Jesus famously said "The poor you will always have with you" (Mark 14:7). Two thousand years later, this statement remains a sad truth about the state of the world we live in. Poverty is a blight on human civilization, rendering huge swaths of the population unable to do more than work tirelessly for subsistence level existence. The causes of poverty are many and varied, and fighting poverty is made that much more difficult by the attitudes that people have about the poor. Despite all evidence to the contrary, there are many people around the world who choose a "blame the victim" mentality when thinking about those who live in poverty. They are lazy, or dissolute, or ignorant. Obviously they must be making bad choices, or they feel a sense of entitlement to government assistance that keeps them from "working hard", "pulling themselves up by their bootstraps", or "climbing the ladder" of economic success.
Orphan Train is the story of two women-Molly, a Penobscot Indian teenager in the foster care system in present day Maine, and Vivian, a 91 year old woman with an unexpected past. When Molly volunteers to help Vivian clean out the attic of her large seaside home, she discovers that she and Vivian share a history of being judged by people who do not understand who they are, and of being shunted around from place to place, never really feeling secure. Vivian was one of the children sent west on the Orphan Train, an Irish girl with red hair and freckles. The Irish in the late 19th and early 20th centuries in America were looked down upon much like many immigrants of Mexican descent are today (like poverty, this tendency to revile newly arrived immigrants who are coming to "take our jobs and ruin our towns" is always with us). Her father was an alcoholic who gambles away much of the family's money, and her mother has what would today be diagnosed as clinical depression. When most of her family is killed in a fire, she is sent from New York City on a train to Minnesota. Too old to be easily adopted, and her obviously Irish features and name (Niamh), she is not taken into the arms of a loving, Midwestern family, but sent to what is essentially a sweatshop. The story follows Niamh, who will change her name several times in the course of the novel, through the 20th century and the many times she had to move from place to place, never really feeling as though she belonged anywhere.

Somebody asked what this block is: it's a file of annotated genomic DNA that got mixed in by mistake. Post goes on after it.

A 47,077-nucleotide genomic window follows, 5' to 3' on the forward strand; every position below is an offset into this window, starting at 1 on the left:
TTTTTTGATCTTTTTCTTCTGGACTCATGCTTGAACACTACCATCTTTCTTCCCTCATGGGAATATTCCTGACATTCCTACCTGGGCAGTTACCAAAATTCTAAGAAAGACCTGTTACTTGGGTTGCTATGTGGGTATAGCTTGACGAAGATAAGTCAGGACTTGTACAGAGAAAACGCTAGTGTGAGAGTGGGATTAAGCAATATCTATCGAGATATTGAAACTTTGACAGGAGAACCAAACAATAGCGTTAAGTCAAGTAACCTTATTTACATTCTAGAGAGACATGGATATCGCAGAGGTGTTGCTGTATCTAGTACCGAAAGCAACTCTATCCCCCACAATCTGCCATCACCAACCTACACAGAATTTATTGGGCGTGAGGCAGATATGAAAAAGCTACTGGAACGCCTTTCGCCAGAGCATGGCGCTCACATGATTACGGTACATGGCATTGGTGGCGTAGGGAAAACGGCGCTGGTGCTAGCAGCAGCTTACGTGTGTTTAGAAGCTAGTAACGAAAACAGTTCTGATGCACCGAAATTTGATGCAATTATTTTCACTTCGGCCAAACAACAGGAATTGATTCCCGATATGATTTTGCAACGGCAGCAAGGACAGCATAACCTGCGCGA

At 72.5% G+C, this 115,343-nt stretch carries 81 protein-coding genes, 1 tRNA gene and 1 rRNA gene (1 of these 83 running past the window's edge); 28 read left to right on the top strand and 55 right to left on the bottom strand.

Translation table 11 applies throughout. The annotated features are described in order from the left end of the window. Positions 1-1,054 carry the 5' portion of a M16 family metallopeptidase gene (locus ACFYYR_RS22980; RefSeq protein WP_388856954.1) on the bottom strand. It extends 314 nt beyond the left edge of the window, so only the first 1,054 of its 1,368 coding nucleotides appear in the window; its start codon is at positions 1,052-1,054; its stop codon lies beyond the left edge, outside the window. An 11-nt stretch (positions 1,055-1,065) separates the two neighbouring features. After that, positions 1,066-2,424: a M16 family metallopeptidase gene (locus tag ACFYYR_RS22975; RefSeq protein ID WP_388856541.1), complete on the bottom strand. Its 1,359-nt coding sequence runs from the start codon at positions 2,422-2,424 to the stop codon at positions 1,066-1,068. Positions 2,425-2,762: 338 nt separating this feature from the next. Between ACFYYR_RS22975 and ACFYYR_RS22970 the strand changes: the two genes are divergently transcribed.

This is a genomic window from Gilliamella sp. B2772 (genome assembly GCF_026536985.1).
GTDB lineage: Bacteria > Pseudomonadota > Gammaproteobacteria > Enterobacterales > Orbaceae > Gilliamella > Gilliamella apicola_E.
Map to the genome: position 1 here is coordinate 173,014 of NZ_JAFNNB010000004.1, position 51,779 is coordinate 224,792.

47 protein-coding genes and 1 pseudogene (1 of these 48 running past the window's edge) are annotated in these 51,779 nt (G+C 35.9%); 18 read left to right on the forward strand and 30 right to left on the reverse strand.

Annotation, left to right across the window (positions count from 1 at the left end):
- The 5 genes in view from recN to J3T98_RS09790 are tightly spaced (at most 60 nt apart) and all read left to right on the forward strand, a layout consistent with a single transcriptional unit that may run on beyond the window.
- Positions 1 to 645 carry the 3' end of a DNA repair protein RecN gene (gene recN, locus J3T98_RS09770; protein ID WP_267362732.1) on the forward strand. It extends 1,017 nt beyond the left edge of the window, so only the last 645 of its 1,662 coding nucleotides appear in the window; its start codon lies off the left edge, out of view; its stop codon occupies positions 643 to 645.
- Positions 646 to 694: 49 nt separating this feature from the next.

The book highlights an important period of American history, and the story is very moving. What makes it more than just a well-written historical fiction novel is the relationship between Molly and Vivian. These two women, who have felt alone and misunderstood for much of their lives, find kindred spirits in each other. In Vivian, Molly finds a model of what it can look like when someone decided not to let their past or the prejudices of others define them, and Vivian discovers that family connections can survive despite tragedy, separation, and the passing of nearly a century of time.
5 Most Popular Books of the Month: April, 2017
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